HC Deb 15 November 1956 vol 560 cc1133-8
Mr. J. Griffiths

May I ask the Leader of the House whether he will announce the business for next week?

The Lord Privy Seal (Mr. R. A. Butler)

Yes, Sir. The business for next week will be as follows:

MONDAY, 19TH NOVEMBER—Second Reading of the Air Corporations Bill.

Committee stage of the necessary Money Resolution, which it is hoped to obtain by 7.30 p.m.

Committee stage of the Ways and Means Resolution relating to Customs Duties (Dumping and Subsidies).

Consideration of the Motions to approve the Registration of Restrictive Trading Agreements Order; and of the Draft Census of Distribution (1958) (Restriction on Disclosure) Order.

TUESDAY, 20TH NOVEMBER—Consideration of Motions for Addresses to continue in force for a further year certain Emergency Legislation and Regulations. The Motions are already on the Order Paper.

Committee and remaining stages of the Expiring Laws Continuance Bill.

Consideration of the Double Taxation Relief (Austria) Order.

WEDNESDAY, 21ST NOVEMBER and THURSDAY, 22ND NOVEMBER—Second Reading of the Rent Bill.

Committee stage of the necessary Money Resolution.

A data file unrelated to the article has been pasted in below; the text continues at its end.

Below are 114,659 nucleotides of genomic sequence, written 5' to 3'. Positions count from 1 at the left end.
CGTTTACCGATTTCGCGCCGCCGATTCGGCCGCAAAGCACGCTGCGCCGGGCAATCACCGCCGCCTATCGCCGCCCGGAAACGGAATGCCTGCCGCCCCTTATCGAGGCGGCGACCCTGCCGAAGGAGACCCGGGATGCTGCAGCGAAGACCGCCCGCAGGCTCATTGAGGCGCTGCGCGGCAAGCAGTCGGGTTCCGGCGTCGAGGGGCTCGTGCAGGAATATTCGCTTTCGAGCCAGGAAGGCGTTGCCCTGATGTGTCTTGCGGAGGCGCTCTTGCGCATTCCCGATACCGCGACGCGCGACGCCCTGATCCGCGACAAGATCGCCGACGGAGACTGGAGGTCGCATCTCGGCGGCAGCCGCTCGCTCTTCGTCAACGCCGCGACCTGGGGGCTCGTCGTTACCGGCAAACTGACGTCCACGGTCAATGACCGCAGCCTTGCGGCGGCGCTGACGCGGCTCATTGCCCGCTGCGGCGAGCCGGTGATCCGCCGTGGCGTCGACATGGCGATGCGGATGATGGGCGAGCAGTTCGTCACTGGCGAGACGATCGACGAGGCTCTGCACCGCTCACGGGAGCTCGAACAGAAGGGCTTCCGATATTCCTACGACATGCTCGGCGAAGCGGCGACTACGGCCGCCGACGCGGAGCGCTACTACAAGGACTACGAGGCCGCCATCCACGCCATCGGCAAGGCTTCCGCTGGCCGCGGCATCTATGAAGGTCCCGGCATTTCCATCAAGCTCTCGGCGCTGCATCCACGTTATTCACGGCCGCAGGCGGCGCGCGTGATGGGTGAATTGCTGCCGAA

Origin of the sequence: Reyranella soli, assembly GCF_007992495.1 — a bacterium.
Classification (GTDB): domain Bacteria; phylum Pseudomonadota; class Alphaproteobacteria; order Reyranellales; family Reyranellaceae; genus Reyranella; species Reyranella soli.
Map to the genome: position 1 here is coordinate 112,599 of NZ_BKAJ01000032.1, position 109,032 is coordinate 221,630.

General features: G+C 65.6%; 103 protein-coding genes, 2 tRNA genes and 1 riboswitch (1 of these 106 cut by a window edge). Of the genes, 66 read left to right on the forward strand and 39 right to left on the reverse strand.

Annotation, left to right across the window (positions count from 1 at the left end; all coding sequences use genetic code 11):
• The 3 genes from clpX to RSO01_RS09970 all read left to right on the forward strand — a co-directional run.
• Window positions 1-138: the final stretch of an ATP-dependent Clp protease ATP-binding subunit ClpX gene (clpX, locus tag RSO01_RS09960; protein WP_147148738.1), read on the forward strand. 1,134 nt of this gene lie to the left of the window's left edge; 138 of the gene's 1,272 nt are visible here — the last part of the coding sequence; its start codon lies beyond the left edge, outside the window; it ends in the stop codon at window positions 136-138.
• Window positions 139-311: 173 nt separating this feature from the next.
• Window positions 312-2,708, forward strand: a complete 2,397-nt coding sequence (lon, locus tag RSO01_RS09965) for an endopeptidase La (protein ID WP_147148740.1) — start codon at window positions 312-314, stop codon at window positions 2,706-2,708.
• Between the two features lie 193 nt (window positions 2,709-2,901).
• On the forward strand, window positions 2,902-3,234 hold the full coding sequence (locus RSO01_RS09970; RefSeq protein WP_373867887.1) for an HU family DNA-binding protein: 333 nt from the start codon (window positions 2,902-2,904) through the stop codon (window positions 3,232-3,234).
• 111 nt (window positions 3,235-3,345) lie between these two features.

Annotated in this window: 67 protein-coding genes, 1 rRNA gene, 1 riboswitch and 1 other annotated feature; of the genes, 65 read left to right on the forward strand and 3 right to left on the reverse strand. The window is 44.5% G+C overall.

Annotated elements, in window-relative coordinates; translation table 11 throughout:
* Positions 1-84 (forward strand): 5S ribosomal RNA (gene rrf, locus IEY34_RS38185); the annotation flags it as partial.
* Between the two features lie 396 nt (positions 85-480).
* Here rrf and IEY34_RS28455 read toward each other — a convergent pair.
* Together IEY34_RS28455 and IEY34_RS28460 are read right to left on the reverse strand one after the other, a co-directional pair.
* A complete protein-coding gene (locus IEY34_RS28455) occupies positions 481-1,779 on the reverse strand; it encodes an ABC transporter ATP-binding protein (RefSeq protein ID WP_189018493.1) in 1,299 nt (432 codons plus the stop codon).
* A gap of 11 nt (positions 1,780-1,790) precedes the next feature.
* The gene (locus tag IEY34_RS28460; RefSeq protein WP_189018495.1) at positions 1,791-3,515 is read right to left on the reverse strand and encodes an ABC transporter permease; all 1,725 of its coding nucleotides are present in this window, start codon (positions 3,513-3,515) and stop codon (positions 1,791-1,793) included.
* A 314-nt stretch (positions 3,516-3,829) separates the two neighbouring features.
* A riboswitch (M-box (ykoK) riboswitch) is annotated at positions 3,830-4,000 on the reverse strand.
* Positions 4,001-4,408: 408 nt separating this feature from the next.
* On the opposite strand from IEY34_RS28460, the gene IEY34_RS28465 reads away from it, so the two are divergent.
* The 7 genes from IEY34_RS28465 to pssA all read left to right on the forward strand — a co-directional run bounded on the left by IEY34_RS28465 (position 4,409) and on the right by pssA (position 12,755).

At the end of business on Thursday we shall also ask the House to take the Report stage of the Ways and Means Resolution relating to Customs Duties, so that the Bill may be brought in.

FRIDAY, 23RD NOVEMBER—Committee and remaining stages of the Air Corporations Bill; and of the Agriculture (Silo Subsidies) Bill.

Mr. J. Griffiths

May I ask the Lord Privy Seal whether he would like to have consultations, through the usual channels, to provide, in the week after next, adequate time for discussing the Prayers which my hon. Friends are putting down against Statutory Instruments which would bring into operation increases in National Health Service prescription charges? It is desirable that there should be adequate time to deal with that matter.

Mr. Butler

I anticipated that there might be such a request. I will deal with it in the usual way.

Mr. T. Fraser

Would the right hon. Gentleman agree to put a Motion on the Order Paper to send that part of the Rent Bill which applies solely to Scotland to the Scottish Grand Committee? A precedent was set up last year on the Teachers (Superannuation) Bill. It would be a great convenience to hon. Members on both sides of the Border and on both sides of the House if that were done.

Mr. Butler

I would rather not give an assurance to that effect. I would rather discuss it with my right hon. Friend the Secretary of State for Scotland. There is considerable difficulty about the division of this Bill and, while I note the request put to me, I request that I might discuss the matter with my right hon. Friend.